A recent restriction has put limits on Duke students’ ability to party late off campus.
Durham County’s instated a new noise ordinance this summer that forbids sound above fifty decibels between 11 p.m. and 8 a.m. The 50 decibel cap limits noises louder than a washing machine or a quiet suburb. Enforcement of this policy has created tension with Duke students living off campus, who have been stopped from making noise in their off-campus residences.
Police have been enforcing the ordinance regularly at Partners Place Condominiums, a residence on Morreene Road that is popular with Duke students. Senior David Estrin said he chose to live off-campus for the expectation of social freedom. The noise ordinance, however, limits this freedom by stopping residents from socializing in their own apartments after 11 p.m.
“Durham Police’s selective enforcement of the noise ordinance at Partners has stifled much of my social life,” Estrin wrote in an email Sunday. “As much as I ‘love’ spending my time and money in Durham bars and Shooters, I’d much rather hang out with friends in the comfort of my apartment.”
Senior Connor Lennard noted that the ordinance forces people to have fun away from their homes, such as on Main Street.
Community leaders, however, have interpreted the ordinance as a way to ensure smooth relations between students and their neighbors.
“This is how the city attempts to make everyone happy,” said sophomore Derek Rhodes, vice president of Durham and regional affairs for Duke Student Government. “[The ordinance] doesn’t allow Duke students who live off campus to do whatever they want, whenever they want, as loud as they want, but it holds everyone else in the city accountable to that same standard.”
A certain social lifestyle may be possible on Duke’s campus, but the Durham community does not conform to the college social schedule. As a city-wide regulation, the noise ordinance has to apply equally to the entire city of Durham, so it cannot apply differently to college students, Rhodes noted.
The Durham Police declined to comment on the ordinance, but John Dailey, Chief of the Duke University Police Department, noted that even University events, such as outdoor concerts on campus, garner noise complaints and can be handled by both Duke Police and Durham Police. Dailey said that the community should cooperate to resolve their noise issues.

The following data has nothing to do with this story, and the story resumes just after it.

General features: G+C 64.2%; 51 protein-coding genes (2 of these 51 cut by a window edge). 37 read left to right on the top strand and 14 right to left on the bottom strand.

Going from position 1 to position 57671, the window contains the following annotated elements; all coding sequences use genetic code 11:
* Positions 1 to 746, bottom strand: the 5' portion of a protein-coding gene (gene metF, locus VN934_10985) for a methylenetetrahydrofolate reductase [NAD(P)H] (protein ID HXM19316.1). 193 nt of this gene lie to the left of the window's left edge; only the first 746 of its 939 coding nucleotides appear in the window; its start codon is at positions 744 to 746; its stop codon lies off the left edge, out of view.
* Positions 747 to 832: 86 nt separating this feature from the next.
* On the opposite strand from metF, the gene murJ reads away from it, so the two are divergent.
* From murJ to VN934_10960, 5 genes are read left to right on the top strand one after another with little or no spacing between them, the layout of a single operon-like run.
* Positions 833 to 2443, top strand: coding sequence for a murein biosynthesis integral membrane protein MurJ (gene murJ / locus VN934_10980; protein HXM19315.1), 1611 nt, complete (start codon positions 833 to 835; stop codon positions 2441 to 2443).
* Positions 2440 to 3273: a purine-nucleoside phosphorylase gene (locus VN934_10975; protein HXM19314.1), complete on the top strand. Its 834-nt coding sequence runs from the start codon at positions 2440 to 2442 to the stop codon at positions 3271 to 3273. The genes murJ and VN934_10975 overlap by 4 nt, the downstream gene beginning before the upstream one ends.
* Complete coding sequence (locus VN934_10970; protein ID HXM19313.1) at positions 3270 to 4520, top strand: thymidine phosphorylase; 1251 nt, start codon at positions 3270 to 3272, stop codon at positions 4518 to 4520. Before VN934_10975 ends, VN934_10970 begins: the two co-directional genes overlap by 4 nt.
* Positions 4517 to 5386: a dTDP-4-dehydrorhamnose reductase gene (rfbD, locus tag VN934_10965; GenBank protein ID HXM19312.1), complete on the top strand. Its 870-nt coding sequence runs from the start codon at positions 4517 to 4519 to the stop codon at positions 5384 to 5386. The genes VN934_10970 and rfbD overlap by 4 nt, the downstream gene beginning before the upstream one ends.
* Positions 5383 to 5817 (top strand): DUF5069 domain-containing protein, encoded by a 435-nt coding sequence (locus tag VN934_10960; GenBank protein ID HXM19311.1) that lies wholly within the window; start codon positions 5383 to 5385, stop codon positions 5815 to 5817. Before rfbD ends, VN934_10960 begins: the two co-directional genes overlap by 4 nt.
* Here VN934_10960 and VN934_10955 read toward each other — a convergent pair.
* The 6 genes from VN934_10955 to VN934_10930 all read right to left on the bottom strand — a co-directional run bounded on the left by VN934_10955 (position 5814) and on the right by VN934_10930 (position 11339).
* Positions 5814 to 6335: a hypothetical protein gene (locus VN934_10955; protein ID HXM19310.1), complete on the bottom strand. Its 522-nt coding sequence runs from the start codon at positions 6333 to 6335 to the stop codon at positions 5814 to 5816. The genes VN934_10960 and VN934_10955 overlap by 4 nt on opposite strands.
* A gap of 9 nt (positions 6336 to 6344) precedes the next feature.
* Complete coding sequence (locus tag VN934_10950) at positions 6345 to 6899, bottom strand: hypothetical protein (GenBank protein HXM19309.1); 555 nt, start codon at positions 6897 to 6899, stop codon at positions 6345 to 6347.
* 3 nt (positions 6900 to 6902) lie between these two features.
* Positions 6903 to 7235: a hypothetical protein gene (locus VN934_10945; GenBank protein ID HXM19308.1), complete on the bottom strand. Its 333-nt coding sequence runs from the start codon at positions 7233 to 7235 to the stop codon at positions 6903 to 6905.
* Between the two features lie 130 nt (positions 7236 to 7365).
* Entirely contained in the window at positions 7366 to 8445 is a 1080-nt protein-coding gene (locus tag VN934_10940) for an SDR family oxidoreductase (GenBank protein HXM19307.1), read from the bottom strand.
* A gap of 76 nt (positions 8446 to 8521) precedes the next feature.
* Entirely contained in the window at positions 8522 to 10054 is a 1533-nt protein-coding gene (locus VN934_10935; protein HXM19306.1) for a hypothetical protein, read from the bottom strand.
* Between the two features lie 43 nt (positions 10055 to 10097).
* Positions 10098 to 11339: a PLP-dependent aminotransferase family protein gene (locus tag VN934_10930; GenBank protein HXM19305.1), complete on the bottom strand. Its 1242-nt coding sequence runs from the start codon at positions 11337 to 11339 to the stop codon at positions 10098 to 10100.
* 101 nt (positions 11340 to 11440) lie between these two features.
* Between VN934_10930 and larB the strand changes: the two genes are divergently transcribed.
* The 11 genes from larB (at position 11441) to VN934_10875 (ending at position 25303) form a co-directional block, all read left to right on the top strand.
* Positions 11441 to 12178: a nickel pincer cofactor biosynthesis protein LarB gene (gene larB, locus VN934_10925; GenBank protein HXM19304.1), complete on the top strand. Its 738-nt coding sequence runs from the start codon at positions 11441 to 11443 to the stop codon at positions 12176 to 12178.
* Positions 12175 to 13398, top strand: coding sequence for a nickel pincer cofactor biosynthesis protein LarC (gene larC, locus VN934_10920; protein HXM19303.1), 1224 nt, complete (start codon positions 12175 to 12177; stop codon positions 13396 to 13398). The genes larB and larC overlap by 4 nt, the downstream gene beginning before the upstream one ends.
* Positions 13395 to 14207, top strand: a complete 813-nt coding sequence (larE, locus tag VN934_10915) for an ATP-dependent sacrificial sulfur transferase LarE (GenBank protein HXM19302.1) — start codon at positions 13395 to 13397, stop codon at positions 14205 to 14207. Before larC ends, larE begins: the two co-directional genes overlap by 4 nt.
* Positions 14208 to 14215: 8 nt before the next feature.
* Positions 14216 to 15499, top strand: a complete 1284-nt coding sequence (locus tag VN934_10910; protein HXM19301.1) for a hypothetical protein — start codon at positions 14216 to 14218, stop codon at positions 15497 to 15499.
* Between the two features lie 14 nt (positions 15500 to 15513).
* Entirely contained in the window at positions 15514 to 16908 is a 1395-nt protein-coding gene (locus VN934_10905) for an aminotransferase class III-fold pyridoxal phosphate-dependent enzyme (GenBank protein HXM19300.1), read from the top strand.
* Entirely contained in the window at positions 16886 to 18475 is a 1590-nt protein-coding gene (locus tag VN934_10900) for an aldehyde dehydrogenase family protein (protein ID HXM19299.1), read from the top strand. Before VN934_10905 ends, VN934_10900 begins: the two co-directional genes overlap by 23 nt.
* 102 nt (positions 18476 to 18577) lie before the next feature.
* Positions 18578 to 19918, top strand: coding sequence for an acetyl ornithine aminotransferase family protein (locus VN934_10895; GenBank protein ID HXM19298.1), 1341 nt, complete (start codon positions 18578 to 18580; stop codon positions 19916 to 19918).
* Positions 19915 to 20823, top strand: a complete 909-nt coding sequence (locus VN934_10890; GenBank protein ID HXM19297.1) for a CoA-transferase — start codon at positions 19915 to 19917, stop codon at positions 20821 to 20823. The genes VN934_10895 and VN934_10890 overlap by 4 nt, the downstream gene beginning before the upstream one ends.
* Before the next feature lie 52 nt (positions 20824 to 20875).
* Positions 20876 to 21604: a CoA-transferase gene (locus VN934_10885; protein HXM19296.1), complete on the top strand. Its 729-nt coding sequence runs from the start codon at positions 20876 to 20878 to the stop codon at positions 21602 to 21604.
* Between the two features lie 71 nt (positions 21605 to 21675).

“The level of tolerance for noise varies, and neighbors should work together,” Dailey said. “Within Durham, citizens can report neighbors creating a disturbance at any time.”
Rhodes said that, though there have been violations of the noise ordinance this year, he has observed students taking charge of their own misconduct.
“It’s the job of the Durham Police Department to enforce the ordinance, so they show up, and students are respectful of that and follow the orders they’ve been given,” said Rhodes. “In the instances I’ve seen, a lot of times students are aware that they may be a bit too loud and police themselves.”
Freshman Alexa Romersa experienced the noise ordinance for herself at a fraternity party she attended. While attendees enjoyed the ambience of the festivities outside the fraternity apartment, the Durham police waited below.
“The frat guys knew that they were going to get cited so they made everyone move inside,” Romersa said. “When it was time for the party to move to the next phase, everyone just kind of sobered up to walk past the cops but was ready for a good time when they got to the bus stop.”
Rhodes stressed that students who choose to live off-campus are aware of their responsibilities.
“The rules that apply to local Durham residents also apply to Duke students,” Rhodes said. “This is something that most students understand when they choose to live off campus.”